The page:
Labour have snatched the Cambridgeshire mayoral race from the Conservatives in a rare victory for the party this election cycle.
Nik Johnson has been elected the new mayor, coming from 17,000 votes behind after the first round of voting to win by over 5,000 votes when second preferences were counted.
He unseated James Palmer, who had been mayor since the position was created in 2017.
Mr Johnson won thanks in large to picking up the majority of second choice votes, following the elimination of Liberal Democrat Aidan Van de Weyer after the first round of voting.
The new mayor has been a vocal critic in the past about some of Palmer's key policies, including an autonomous metro in Cambridge.
Dr Nik Johnson will face pressure to support the regions economy post pandemic, something business group The Confederation of British Industry (CBI) says will take 'commitment'.
Speaking to ITV Anglia the new mayor spoke about some of his key policies and what he wants to do over the next four years.
Dr Nik Johnson on social housing and busses
Dr Nik Johnson on changing the name of the combined authority
Dr Nik Johnson on public health
Cambridgeshire has been a trickier proving ground for the Conservatives in 2021, compared to their success in the rest of England.
They lost control over Cambridgeshire County Council, after losing seven seats in Thursday's votes.
But the party did retain the Police & Crime Commissioner post when Darryl Preston was elected late on Saturday evening.
The county council is now be a hung council with no one party in overall control.
The Liberal Democrats will be seen as the big winners, picking up four seats, while Labour gained three.
The new council is made up of 28 Conservative councillors, 20 Liberal Democrats, nine Labour and four Independents.
Cambridge City Council
Labour have retained control of Cambridge City Council, and have 25 councillors - an increase of one seat.
The Green Party have also made two gains - their first seats on the council for two years
The Liberal Democrats are the second largest party on the authority with 12 seats have lost three seats at this election.
Councillor Tim Bick, the Lib Dem leader on the city council said: "We set out to bring about change both to the county and the city. We have happily succeeded with first, but sadly the second will have to wait for now, as Labour will remain in control of the city council.
"I am naturally disappointed at this within the city council. I'm also very sorry to have lost two valued and hardworking colleagues, Anthony Martinelli and Josh Matthews, and that several others didn’t quite get across the line this time.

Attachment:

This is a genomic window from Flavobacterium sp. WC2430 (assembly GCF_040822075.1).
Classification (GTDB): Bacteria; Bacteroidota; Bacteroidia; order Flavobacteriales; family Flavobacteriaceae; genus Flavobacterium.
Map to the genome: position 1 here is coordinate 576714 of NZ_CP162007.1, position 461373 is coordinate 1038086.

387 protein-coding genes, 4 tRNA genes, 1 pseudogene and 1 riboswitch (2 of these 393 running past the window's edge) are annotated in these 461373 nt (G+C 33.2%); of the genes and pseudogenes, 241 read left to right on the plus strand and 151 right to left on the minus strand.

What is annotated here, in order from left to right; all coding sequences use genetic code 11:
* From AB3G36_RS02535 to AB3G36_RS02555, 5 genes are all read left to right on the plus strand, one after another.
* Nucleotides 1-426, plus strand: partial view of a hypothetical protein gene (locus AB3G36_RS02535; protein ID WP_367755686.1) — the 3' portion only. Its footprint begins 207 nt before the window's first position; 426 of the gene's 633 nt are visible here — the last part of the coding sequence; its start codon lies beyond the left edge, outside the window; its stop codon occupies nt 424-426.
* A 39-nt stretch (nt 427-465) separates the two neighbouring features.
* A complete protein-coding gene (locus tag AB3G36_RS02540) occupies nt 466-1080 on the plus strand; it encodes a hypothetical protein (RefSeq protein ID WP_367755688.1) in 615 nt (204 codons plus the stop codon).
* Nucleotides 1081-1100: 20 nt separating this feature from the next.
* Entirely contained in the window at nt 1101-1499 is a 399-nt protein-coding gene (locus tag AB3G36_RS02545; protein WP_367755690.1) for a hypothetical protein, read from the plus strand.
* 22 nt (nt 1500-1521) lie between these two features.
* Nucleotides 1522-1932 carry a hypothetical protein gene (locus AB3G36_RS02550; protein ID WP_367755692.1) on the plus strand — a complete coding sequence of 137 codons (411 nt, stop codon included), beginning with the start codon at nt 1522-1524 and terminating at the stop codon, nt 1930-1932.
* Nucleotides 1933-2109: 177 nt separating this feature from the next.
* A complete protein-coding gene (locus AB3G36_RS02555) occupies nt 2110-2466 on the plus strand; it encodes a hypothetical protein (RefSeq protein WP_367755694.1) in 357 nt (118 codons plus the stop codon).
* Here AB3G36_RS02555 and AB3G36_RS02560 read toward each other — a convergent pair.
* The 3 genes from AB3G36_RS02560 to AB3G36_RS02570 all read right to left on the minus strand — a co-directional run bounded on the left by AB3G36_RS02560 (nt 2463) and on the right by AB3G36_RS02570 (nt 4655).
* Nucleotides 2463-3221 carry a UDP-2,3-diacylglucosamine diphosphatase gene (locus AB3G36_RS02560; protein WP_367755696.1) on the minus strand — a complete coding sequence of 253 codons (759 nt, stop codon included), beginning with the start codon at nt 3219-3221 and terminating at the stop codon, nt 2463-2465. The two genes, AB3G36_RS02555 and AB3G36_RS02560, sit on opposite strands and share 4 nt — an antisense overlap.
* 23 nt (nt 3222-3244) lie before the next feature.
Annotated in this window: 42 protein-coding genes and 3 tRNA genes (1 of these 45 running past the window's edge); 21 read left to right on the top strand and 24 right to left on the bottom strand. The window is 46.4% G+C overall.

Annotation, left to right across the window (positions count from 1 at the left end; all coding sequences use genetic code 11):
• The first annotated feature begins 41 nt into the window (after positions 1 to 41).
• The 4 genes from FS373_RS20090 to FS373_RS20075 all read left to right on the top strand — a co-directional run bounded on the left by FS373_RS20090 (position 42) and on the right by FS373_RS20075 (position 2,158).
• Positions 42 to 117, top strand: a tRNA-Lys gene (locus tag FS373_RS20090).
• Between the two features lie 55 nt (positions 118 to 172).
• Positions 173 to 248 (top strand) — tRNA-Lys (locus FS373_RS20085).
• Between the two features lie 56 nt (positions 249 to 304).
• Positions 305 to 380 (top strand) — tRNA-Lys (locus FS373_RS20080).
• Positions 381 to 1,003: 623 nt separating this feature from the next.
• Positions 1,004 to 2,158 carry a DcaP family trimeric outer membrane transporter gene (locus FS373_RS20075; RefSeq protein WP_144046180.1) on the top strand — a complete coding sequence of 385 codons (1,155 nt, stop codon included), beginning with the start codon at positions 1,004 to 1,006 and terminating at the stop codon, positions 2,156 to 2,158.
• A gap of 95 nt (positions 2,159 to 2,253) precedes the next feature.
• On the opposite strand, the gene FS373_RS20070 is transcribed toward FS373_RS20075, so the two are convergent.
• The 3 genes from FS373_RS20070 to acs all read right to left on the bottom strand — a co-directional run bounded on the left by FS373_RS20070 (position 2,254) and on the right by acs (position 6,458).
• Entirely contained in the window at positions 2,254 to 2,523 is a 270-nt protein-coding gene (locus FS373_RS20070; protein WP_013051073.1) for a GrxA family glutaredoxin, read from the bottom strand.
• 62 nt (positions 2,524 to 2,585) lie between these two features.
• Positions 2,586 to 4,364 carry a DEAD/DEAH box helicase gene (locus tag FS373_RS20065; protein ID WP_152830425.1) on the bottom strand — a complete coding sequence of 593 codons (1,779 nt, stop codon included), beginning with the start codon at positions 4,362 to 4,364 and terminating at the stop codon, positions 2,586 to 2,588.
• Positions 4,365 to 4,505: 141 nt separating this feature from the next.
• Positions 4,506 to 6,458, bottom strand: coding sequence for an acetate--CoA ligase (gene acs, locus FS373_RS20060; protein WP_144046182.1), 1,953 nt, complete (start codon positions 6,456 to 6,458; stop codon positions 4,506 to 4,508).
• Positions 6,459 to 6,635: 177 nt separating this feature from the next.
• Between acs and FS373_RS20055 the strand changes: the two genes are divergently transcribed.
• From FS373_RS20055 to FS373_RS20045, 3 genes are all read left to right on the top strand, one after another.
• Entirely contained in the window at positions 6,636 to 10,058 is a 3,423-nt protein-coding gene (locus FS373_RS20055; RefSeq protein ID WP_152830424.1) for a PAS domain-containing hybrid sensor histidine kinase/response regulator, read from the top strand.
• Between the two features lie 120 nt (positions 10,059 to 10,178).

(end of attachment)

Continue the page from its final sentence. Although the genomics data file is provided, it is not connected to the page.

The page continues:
"I’d like to congratulate those who won seats from all parties and look forward to working with them in the future. For all concerned, this was a difficult election conducted under unusual circumstances."
In Peterborough, the council remains a hung council, with no one party claiming overall majority.
The Conservative Party and the Green Party both gained one seat, with the Liberal Democrats, Labour and Independents all losing one.
The Conservative Party has the most amount of seats with 21 , followed by the Independents with 11.
Labour has currently suspended the party whip from nine of its councillors in Peterborough pending investigations.
Cambridgeshire Police & Crime Commissioner
A former police officer who served with the Met and the Cambridgeshire force for 30 years have been elected at the new Police & Crime Commissioner for Cambridgeshire.
Conservative candidate Darryl Preston was elected after beating Labour's Nicky Massey when second preference votes were counted.
Mr Preston secured 42.9% of first preference votes failing to reach the 50% threshold needed for outright victory.
He replaces fellow Conservative Ray Bisby who had been the acting PCC since Jason Ablewhite, who was elected in 2016, resigned in 2019.
Elected mayor for Cambridgeshire & Peterborough
There were three candidates standing for the only elected metro mayor post in the East of England.
The elected mayor works with the Cambridgeshire Combined Authority, which has representatives from the county council and all the district councils. They are responsible for transport, planning and housing priorities.
More details of local elections elsewhere in the Anglia region